Charles Petit-Dutaillis. (1936) The Feudal Monarchy In France And England

The Introduction of Knight Service into England
English Historical Review (1891) VI (XXIII): 417-443.
doi: 10.1093/ehr/VI.XXIII.41
Found also in
John Horace Round (17 June 2010). Feudal England: Historical Studies on the XIth and XIIth Centuries. Cambridge University Press. pp. 225–. ISBN 978-1-108-01449-6.

A prosopography of medieval European noble and royal families
by Charles Cawley
   ENGLAND EARLS 1138-1142

Anglo-Norman Studies 34
Proceedings of the Battle Conference 2011
Edited by David Bates
July 2012, Pages: 288
Published by: Boydell Press, an imprint of Boydell & Brewer
eISBN: 978-1-84615-971-8
C. P. Lewis
Pages: 123-150
There is more in this article about the Latin word manerium than about the thing it described, the manor, but I shall be using the early history of the word as a way of getting at what was in people’s heads when they wrote manerium in the later eleventh century and at what realities they saw, or thought they saw, on the ground.¹ Words, concepts and things are not the same, as Susan Reynolds has taught us, and historians are well advised to begin by separating them. I would thus gloss David Bates’s injunction that anyone intent on comparing pre-...


Robert Liddiard (2003). Anglo-Norman Castles. 9: Sidney Painter Castle-Guard: Boydell Press. pp. 203–. ISBN 978-0-85115-904-1.
The American Historical Review (1935) 40 (3): 450-459 doi:10.1086/ahr/40.3.450 Full Text (PDF)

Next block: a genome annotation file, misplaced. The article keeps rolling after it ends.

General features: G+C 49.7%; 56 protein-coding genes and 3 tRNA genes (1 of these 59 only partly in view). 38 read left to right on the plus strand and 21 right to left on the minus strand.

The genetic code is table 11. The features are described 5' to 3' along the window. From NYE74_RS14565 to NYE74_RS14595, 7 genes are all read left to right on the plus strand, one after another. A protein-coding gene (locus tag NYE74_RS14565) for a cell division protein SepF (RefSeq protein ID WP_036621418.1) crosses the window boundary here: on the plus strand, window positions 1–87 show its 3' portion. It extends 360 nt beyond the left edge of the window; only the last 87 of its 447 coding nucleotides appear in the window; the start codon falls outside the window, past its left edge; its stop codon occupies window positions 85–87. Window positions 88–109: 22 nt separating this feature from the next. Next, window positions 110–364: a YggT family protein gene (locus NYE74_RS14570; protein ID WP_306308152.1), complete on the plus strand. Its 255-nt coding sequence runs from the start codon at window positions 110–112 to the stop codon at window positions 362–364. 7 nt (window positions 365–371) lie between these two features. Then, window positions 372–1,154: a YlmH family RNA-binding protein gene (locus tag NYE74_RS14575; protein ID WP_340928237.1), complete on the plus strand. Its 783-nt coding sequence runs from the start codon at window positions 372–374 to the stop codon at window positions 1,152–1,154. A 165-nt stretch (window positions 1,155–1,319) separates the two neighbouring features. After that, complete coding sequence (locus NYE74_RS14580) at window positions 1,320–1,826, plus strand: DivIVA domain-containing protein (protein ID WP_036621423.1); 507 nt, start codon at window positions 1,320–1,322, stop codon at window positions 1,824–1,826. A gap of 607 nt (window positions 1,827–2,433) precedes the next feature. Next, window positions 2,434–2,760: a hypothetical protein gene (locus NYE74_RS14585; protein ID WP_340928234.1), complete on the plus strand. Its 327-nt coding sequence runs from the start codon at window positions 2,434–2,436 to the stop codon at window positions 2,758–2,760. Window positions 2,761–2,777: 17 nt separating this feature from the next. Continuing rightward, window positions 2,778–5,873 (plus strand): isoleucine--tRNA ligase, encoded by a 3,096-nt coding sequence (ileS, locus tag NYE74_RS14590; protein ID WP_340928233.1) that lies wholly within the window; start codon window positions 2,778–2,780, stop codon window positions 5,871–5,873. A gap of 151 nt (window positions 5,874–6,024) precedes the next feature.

Castle-Guard and Barons' Houses
A. Ballard
The English Historical Review
Vol. 25, No. 100 (Oct., 1910), pp. 712-715
Published by: Oxford University Press

J. H. Round, 'Castle Guard', Archaeological Journal, LIX (1902), pp. 144—59.
DOI: 10.1080/00665983.1902.10852912

F. M. Stenton, The First Century of English Feudalism, 1066—1166 (Oxford, 1932), pp. 190—215. As he was dealing with the period 1066—1166, Professor Stenton was obviously under no obligation to make a complete survey of later material.

Frank Merry Stenton (1961). The first century of English feudalism, 1066-1166. Clarendon Press.

Reasonably clear evidence of castle-guard obligations owed by tenants by knight service exists for at least forty-two English castles.
Aldford, Alnwick, Arundel, Banbury, Belvoir, Brecknock, Chester, Clifford, Clun, Corsham, Devizes, Dodleston, Dover, Eye, Farnham, Hastings, Kington, Lancaster, Launceston, Ledbury, Lincoln, Montgomery, Newcastle upon Tyne, Northampton, Norwich, Pevensey, Plympton, Prudhoe, Richmond, Rochester, Rockingham, Salisbury, Shrawardine, Skipsea, Skipton, Tickhill, Trematon, Wallingford, Warwick, Wem, Whitchurch, Windsor.

In the case of nine more it is not quite certain whether knight service or sergeanty was involved. 4 Of the forty-two, eleven were royal and thirty-one baronial
Bamburgh, Baynard, Canterbury, Framlingham, Hedingham, Knockin, Peak, Stogursey, Wigmore.

No comments:

Post a Comment